The objective of this blog is to describe and demonstrate the use of Terraform deployment and configuration templates to build out CI / CD workflows.
Application developers working in agile teams have the need to push and deploy code numerous times a day. The agility of the dev teams puts a lot of pressure on the infrastructure and security teams to keep pace. Consequently, quite often this results in security teams slowing down the deployment of apps into production environments.
However, Palo Alto Networks has built out a slew of automation capabilities that provide security teams with the capabilities and tools to demonstrate the same agility as the app teams. These capabilities enable enterprises as a whole to succeed by deploying the line of business application in a timely and more importantly, a secure manner.
The following sections describe:
CI / CD Workflow Overview
Application teams leverage repositories such as github and others, to not only store and backup the code-base, but also for the purpose of change management. Additionally, CI / CD workflows are put in place to track code commit to trigger build, deploy and test phases. The key point to note is that the whole process is automated and configuration flags determine which environments (test, staging or production) to target.
Security teams have typically not had the luxury of tools and capabilities which have allowed them to adopt workflows as described above, up till now! The availability of the Terraform Provider from Palo Alto Networks allows security teams to:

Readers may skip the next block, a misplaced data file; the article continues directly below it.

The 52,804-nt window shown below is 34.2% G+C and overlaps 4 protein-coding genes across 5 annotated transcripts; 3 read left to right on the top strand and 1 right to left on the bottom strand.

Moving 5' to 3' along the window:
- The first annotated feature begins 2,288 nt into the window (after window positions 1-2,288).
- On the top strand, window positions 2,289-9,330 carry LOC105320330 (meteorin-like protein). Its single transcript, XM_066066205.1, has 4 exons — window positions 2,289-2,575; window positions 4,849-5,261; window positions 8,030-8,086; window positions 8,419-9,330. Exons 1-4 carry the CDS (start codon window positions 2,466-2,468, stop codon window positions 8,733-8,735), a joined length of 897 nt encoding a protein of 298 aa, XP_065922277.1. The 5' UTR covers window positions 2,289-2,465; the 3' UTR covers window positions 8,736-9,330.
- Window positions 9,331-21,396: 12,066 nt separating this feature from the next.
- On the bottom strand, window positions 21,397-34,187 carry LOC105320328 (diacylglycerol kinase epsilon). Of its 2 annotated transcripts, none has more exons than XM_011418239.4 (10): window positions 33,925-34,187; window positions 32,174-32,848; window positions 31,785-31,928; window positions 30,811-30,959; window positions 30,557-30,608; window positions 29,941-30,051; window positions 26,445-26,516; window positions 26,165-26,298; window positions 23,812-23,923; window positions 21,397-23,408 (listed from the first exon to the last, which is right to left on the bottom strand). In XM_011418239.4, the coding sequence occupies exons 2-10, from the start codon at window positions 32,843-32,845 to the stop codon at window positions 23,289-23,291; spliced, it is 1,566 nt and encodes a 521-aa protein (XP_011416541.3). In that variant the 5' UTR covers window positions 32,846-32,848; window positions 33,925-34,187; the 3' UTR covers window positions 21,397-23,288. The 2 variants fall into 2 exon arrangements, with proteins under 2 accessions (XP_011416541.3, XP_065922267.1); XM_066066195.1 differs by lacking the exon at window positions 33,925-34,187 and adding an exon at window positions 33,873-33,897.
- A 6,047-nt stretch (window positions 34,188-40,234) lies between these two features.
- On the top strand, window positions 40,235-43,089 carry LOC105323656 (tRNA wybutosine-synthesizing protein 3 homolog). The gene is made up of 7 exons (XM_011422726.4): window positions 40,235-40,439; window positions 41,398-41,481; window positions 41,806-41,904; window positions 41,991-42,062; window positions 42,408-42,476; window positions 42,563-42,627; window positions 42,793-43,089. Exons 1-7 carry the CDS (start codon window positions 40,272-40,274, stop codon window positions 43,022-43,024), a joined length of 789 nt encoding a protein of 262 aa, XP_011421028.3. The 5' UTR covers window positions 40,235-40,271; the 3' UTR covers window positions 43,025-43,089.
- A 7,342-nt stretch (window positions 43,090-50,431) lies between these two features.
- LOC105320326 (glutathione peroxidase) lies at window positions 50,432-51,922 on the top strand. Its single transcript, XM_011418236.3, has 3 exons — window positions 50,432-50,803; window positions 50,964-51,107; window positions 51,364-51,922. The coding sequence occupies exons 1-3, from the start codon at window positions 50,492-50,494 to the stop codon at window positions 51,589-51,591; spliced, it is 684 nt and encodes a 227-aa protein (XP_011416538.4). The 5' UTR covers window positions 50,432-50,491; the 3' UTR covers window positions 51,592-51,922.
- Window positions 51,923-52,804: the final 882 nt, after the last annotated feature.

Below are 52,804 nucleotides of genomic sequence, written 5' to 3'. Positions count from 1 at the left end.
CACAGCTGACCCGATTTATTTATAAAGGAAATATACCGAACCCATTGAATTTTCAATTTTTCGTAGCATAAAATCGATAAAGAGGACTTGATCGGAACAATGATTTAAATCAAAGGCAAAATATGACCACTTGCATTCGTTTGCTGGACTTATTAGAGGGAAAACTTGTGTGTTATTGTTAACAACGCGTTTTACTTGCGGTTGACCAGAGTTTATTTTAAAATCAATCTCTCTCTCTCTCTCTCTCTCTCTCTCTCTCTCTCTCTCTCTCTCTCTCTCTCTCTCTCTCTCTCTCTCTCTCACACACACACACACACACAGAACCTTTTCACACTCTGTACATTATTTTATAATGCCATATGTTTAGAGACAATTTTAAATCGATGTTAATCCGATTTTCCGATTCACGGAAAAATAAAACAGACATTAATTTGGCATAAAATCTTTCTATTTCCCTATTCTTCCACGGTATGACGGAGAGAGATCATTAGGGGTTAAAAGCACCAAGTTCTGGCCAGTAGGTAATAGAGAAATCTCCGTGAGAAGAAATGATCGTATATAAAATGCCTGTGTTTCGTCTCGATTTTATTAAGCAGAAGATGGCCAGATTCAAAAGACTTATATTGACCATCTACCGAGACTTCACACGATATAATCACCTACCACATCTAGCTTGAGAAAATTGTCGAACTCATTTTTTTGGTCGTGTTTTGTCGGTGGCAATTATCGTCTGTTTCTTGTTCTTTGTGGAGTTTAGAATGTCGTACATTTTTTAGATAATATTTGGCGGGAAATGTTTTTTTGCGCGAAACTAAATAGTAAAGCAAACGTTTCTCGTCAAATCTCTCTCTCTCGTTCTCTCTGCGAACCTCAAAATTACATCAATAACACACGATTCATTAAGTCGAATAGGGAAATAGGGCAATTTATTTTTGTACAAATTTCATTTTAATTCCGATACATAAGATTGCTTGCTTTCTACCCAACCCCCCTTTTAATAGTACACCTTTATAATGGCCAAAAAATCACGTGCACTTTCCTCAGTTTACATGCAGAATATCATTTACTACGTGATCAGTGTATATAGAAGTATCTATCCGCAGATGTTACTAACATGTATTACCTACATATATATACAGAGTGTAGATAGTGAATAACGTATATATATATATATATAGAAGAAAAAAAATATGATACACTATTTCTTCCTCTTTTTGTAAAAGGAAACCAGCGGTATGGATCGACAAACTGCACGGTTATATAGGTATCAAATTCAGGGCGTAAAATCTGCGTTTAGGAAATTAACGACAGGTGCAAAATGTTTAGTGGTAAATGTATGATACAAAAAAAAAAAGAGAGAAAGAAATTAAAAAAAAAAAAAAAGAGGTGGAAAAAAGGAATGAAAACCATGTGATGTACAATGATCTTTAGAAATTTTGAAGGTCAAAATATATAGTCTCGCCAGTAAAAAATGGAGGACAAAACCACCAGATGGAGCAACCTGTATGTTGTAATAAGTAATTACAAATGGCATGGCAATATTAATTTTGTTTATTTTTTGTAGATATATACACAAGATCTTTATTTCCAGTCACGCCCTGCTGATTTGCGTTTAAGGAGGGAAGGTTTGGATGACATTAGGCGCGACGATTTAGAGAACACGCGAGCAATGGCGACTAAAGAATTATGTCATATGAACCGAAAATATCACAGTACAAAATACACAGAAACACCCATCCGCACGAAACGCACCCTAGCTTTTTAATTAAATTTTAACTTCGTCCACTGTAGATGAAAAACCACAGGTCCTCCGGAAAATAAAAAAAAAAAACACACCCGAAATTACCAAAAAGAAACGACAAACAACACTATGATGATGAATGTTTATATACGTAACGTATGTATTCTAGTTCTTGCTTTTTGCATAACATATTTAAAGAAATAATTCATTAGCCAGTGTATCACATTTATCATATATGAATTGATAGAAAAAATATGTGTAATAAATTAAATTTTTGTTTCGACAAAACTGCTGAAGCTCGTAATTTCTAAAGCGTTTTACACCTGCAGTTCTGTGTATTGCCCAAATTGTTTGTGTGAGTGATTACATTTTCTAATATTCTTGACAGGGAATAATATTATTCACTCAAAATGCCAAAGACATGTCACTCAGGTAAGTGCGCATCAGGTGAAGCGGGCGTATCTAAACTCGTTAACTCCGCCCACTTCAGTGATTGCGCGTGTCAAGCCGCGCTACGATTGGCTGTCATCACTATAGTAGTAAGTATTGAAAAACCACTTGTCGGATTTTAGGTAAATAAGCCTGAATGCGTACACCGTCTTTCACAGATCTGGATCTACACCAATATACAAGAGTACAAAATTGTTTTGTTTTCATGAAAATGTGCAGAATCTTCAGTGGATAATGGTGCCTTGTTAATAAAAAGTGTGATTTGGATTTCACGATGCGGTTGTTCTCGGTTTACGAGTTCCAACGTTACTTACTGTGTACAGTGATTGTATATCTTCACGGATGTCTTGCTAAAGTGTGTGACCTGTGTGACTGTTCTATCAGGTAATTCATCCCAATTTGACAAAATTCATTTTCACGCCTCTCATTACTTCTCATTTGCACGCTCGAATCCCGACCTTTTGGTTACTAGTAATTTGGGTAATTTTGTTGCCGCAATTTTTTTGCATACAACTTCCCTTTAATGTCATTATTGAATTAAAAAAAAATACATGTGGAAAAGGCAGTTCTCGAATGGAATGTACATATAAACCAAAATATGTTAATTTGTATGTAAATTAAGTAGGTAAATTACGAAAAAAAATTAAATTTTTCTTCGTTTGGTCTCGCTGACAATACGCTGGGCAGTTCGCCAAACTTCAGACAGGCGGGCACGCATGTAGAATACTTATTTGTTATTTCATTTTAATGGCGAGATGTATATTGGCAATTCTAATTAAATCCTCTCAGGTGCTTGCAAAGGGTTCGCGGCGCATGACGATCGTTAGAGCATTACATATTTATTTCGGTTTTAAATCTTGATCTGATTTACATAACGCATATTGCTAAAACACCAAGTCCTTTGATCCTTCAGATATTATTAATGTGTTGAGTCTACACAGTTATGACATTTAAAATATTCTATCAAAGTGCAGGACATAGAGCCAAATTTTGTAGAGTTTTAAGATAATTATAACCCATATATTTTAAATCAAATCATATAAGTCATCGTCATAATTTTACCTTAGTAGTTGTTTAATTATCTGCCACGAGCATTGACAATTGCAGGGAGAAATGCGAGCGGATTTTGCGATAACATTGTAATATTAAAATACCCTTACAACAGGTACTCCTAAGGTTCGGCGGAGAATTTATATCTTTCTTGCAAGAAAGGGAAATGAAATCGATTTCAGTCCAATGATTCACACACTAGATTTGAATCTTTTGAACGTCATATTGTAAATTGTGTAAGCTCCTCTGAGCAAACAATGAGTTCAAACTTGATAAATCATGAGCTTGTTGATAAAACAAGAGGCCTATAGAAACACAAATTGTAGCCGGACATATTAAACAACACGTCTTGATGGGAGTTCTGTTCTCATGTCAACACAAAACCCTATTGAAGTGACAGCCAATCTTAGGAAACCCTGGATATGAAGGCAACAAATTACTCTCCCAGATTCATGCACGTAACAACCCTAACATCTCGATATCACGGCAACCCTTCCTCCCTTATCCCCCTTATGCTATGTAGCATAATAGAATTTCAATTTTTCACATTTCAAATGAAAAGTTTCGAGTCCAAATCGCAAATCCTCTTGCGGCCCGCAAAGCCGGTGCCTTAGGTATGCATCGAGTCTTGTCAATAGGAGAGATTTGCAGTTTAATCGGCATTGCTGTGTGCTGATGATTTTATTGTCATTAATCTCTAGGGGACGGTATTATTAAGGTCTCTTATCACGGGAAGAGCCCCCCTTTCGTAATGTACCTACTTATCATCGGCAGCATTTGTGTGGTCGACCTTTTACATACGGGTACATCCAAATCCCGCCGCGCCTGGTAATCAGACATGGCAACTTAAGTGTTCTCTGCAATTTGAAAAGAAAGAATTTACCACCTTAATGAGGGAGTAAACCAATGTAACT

Deployment / Architecture Overview
The first part of the deployment leverages the AWS two tier architecture templates to deploy:
Demo Flow and CI / CD Process
Figure 1. below illustrates the workflow and actions performed by both app and security teams resulting in dramatic productivity gains and achieving line of business goals.
Step 1: Deploy the two tier application on AWS with a zero trust access policy configured on the
Step 2: Security teams push the required configuration and security policies into github for the
first application deployed.
Step 3: The code commit from the security team triggers a CI / CD pipeline on Jenkins, which
automatically pushes the security policy on to the VM-Series firewall.
At this point we have demonstrated how the security teams can keep pace with application teams to secure line of business applications.
The next steps further demonstrate the agility and productivity gains by adopting this workflow for the frequent and subsequent deployment of line of business applications. Frequent application deployments into production require security teams have to once again react quickly to ensure the application is appropriately secured.
Step 4: Application team #2 pushes / deploys a new application onto the AWS infrastructure
using a deployment tool such as AWS code deploy.
Step 5: The security team now creates a new terraform template using the ```panos``` provider
in order to secure the new application.
Step 6: The Jenkins pipeline described in Step 3 above triggers the automatic configuration of
security policies defined as code onto either the VM-Series firewalls or indirectly
Summary / Conclusion
The primary takeaways from this article is that the combination of the Terraform templates and the ```panos``` terraform provider:
Please view the attached video which demonstrates this process.